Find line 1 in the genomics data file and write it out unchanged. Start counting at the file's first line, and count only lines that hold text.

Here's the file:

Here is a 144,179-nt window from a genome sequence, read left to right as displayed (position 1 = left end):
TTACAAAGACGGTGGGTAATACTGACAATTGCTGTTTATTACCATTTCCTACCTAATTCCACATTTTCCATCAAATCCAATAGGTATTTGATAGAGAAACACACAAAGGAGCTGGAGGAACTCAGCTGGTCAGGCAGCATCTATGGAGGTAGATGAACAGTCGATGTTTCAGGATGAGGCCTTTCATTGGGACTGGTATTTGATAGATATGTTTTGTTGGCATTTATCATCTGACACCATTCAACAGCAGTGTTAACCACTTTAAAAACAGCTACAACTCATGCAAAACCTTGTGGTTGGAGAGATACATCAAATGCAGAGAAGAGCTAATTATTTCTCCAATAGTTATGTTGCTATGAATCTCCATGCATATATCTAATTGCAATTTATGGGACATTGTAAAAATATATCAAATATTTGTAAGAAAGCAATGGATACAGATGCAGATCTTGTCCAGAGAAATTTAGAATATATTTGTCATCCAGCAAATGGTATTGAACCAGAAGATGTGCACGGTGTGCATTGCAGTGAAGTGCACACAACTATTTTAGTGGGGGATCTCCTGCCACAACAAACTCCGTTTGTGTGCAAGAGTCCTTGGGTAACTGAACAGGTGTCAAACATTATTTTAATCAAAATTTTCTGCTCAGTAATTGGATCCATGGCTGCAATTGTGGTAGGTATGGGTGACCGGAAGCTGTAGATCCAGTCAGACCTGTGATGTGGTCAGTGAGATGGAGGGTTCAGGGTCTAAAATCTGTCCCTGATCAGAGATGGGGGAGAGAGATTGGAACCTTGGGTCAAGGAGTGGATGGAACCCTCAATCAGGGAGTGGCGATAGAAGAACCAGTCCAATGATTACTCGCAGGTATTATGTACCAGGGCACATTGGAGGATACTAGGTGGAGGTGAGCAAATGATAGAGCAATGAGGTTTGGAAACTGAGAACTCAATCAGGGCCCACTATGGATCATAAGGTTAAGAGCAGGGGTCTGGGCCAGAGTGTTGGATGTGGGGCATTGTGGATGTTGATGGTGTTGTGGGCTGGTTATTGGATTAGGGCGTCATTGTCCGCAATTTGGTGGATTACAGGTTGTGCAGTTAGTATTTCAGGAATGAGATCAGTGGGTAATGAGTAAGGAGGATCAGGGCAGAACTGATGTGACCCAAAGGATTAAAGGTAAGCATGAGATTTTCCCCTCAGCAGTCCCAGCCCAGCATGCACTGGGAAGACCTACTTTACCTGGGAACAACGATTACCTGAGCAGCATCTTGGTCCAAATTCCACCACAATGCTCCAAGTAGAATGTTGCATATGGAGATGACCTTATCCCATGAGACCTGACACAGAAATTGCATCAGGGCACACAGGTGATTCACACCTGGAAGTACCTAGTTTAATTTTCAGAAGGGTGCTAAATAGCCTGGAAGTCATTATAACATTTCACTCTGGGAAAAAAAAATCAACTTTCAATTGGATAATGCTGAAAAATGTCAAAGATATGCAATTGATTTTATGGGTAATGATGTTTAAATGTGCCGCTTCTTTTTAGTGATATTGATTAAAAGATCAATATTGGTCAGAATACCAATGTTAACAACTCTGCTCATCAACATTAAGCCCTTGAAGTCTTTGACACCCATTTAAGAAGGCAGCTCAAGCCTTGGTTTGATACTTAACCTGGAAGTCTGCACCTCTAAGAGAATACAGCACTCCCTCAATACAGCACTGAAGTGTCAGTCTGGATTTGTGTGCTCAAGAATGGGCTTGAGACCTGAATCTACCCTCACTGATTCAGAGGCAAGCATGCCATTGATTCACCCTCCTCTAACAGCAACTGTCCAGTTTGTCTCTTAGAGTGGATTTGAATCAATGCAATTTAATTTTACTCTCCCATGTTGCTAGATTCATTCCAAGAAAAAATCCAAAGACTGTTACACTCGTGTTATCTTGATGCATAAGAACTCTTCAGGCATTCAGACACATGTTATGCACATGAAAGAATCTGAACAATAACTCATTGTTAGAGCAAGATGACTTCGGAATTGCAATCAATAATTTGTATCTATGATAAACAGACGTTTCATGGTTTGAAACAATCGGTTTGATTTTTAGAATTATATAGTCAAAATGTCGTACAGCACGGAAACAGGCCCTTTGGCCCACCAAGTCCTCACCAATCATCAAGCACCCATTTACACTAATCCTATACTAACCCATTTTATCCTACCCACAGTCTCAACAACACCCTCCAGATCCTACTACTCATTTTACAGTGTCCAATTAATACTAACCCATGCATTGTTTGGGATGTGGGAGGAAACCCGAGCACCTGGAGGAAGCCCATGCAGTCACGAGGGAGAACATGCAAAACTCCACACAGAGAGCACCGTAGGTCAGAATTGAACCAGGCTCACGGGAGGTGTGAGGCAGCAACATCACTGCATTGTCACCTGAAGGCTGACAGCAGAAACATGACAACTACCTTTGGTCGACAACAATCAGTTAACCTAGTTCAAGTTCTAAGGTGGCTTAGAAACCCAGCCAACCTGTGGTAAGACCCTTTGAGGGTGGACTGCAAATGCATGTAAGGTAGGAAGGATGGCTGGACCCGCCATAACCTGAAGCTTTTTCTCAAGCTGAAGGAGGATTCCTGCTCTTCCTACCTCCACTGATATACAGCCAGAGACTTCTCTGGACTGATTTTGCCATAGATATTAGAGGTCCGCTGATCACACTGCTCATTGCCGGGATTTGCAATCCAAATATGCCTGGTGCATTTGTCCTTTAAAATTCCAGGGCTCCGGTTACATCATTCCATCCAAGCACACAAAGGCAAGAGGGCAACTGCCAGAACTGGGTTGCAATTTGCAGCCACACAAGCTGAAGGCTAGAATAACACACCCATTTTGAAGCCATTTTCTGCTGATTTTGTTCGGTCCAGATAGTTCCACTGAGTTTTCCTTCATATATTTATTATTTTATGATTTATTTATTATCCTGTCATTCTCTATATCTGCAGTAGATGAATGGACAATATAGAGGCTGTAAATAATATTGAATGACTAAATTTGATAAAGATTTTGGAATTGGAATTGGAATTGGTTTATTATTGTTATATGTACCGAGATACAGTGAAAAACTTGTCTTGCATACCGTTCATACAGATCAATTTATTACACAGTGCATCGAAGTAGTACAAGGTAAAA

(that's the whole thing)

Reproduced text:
Here is a 144,179-nt window from a genome sequence, read left to right as displayed (position 1 = left end):